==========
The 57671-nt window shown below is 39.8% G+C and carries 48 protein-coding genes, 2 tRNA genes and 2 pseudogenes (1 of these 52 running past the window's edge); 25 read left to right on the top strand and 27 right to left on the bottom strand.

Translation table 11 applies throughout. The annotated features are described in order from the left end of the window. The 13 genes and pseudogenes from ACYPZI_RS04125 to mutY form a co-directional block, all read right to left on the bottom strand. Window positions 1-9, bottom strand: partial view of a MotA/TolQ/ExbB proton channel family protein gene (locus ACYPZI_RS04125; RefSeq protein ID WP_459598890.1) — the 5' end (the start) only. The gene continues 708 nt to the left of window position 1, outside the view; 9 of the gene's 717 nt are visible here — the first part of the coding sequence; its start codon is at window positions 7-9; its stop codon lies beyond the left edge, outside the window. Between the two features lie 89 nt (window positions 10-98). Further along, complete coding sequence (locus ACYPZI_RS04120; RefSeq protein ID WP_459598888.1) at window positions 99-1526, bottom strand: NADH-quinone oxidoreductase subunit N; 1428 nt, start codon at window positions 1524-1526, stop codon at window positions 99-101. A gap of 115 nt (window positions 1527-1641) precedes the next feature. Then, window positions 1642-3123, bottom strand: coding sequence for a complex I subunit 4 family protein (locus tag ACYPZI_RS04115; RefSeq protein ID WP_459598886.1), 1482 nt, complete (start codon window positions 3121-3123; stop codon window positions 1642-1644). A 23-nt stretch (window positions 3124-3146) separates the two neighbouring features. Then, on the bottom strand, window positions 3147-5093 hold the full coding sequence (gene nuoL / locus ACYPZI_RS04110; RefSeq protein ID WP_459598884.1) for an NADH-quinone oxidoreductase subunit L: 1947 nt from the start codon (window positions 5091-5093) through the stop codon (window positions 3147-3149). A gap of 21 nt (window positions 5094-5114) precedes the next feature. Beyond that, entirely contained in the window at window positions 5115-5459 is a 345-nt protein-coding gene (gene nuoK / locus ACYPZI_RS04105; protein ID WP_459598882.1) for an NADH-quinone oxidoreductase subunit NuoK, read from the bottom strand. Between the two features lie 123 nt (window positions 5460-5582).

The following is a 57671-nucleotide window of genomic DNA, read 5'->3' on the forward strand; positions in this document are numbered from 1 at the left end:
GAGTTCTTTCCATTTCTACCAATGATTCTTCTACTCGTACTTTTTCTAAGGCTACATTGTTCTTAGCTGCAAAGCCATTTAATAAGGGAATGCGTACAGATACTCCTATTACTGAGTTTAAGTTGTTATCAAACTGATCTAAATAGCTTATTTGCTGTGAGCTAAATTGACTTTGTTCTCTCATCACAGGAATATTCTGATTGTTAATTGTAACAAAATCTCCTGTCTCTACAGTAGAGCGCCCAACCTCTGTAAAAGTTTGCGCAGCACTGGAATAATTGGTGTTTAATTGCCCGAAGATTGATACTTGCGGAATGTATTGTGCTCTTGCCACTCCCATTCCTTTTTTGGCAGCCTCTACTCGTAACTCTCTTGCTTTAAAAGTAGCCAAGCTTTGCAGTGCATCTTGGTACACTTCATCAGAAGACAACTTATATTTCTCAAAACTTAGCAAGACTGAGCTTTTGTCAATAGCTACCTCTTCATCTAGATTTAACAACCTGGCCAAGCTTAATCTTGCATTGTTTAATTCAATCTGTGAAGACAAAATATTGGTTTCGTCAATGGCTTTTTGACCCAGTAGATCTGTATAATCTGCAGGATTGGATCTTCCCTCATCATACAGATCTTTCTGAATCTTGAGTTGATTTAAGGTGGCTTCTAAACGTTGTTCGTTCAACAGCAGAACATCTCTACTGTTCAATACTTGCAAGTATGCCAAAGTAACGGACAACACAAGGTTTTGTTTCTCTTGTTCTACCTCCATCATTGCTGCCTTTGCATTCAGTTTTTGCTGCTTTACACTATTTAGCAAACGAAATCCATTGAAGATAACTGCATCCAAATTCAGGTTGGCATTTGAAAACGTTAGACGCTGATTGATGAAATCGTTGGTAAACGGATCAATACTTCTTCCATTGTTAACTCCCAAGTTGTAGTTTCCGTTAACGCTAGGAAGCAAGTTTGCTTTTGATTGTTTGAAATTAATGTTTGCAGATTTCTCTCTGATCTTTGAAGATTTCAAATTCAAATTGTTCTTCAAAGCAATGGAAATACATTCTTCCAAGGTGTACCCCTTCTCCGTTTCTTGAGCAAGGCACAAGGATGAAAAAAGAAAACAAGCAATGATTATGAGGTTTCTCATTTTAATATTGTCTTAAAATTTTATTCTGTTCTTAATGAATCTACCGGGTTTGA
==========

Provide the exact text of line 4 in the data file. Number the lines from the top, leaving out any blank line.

GAGTTCTTTCCATTTCTACCAATGATTCTTCTACTCGTACTTTTTCTAAGGCTACATTGTTCTTAGCTGCAAAGCCATTTAATAAGGGAATGCGTACAGATACTCCTATTACTGAGTTTAAGTTGTTATCAAACTGATCTAAATAGCTTATTTGCTGTGAGCTAAATTGACTTTGTTCTCTCATCACAGGAATATTCTGATTGTTAATTGTAACAAAATCTCCTGTCTCTACAGTAGAGCGCCCAACCTCTGTAAAAGTTTGCGCAGCACTGGAATAATTGGTGTTTAATTGCCCGAAGATTGATACTTGCGGAATGTATTGTGCTCTTGCCACTCCCATTCCTTTTTTGGCAGCCTCTACTCGTAACTCTCTTGCTTTAAAAGTAGCCAAGCTTTGCAGTGCATCTTGGTACACTTCATCAGAAGACAACTTATATTTCTCAAAACTTAGCAAGACTGAGCTTTTGTCAATAGCTACCTCTTCATCTAGATTTAACAACCTGGCCAAGCTTAATCTTGCATTGTTTAATTCAATCTGTGAAGACAAAATATTGGTTTCGTCAATGGCTTTTTGACCCAGTAGATCTGTATAATCTGCAGGATTGGATCTTCCCTCATCATACAGATCTTTCTGAATCTTGAGTTGATTTAAGGTGGCTTCTAAACGTTGTTCGTTCAACAGCAGAACATCTCTACTGTTCAATACTTGCAAGTATGCCAAAGTAACGGACAACACAAGGTTTTGTTTCTCTTGTTCTACCTCCATCATTGCTGCCTTTGCATTCAGTTTTTGCTGCTTTACACTATTTAGCAAACGAAATCCATTGAAGATAACTGCATCCAAATTCAGGTTGGCATTTGAAAACGTTAGACGCTGATTGATGAAATCGTTGGTAAACGGATCAATACTTCTTCCATTGTTAACTCCCAAGTTGTAGTTTCCGTTAACGCTAGGAAGCAAGTTTGCTTTTGATTGTTTGAAATTAATGTTTGCAGATTTCTCTCTGATCTTTGAAGATTTCAAATTCAAATTGTTCTTCAAAGCAATGGAAATACATTCTTCCAAGGTGTACCCCTTCTCCGTTTCTTGAGCAAGGCACAAGGATGAAAAAAGAAAACAAGCAATGATTATGAGGTTTCTCATTTTAATATTGTCTTAAAATTTTATTCTGTTCTTAATGAATCTACCGGGTTTGA